In the Taisho Era (1912-1926), it was common for women to have a variety of chopsticks and cases. Chopstick cases like these were used to carry a pair of Hibashi (chopsticks used to handle the hot, small pieces of charcoal) when attending an incense-burning ceremony. During the event, guests would guess which incense was used from its scent. It was a sophisticated game, quite similar to blind wine tastings.
Women of the era either chose or ordered a variety of chopsticks and cases. Usually, they would have several sets, in the same way we own several purses and bags to match our different attires.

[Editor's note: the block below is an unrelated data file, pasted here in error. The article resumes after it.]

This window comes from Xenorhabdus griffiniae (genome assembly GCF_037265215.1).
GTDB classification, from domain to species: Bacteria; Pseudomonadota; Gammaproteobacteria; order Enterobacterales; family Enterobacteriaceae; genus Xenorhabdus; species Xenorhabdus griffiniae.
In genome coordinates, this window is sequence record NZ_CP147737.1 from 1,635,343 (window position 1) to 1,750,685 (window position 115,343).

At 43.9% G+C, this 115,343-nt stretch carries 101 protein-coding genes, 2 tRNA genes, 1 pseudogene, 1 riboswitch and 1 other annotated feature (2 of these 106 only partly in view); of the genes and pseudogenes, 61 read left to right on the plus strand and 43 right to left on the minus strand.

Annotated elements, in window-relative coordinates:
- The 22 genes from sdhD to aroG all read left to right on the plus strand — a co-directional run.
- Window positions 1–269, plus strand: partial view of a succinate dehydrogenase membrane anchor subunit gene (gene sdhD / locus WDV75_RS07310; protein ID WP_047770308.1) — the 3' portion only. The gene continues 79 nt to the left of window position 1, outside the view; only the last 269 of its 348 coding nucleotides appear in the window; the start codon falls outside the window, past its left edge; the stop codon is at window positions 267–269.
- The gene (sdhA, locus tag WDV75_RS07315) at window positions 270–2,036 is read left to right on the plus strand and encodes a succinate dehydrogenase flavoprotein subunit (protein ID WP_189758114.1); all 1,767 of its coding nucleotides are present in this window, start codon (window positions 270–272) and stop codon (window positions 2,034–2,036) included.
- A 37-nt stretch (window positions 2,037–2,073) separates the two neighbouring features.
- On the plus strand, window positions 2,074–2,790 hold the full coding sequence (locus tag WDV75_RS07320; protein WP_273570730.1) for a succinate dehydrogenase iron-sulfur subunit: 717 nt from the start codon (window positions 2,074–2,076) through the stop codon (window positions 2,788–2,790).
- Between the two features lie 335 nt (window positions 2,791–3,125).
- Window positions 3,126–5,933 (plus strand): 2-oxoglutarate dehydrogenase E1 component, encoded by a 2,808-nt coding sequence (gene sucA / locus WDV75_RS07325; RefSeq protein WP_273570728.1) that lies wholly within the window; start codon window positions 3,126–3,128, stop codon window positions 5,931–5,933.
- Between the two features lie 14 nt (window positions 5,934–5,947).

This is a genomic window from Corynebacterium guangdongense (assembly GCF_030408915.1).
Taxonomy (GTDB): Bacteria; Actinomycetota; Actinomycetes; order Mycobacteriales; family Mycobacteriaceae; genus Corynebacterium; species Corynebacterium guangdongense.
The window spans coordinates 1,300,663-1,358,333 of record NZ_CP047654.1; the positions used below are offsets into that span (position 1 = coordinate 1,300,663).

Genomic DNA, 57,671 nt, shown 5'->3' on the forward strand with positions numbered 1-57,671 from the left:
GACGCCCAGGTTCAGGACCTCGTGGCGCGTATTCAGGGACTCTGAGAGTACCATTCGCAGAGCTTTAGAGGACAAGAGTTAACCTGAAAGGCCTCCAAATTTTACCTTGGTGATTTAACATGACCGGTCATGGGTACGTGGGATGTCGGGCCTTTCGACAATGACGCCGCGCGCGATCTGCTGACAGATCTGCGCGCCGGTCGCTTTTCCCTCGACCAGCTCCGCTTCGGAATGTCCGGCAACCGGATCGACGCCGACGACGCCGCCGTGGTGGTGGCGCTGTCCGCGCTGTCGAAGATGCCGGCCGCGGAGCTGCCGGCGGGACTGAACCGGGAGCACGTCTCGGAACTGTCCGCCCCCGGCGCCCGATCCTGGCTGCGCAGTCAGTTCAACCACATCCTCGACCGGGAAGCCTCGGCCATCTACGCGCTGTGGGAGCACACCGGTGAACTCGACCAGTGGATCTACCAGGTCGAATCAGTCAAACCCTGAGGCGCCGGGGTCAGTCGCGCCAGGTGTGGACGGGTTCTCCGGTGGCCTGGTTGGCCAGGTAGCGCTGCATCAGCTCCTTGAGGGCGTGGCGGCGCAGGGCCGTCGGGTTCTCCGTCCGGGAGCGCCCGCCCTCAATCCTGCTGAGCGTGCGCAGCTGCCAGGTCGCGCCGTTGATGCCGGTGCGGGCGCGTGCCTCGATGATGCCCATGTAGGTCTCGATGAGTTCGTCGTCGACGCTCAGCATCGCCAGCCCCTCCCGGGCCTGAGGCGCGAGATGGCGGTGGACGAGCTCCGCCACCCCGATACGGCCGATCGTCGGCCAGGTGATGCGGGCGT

The simple striped design and color palette of this case are exquisite. Inside, there is a pair of portable hibashi made of ivory and steel. The precise engineering of these chopsticks kept the heat insulated so that they would not get hot when handling pieces of charcoal.
It is fun to imagine the refined taste of its previous owner. What else was she wearing as she pulled this case out of her sleeve pocket? These days, incense-burning ceremonies are rarely observed. However, the work can be given a new breath of life as a reusable pair of portable chopsticks. Not just stylish but environmentally friendly too!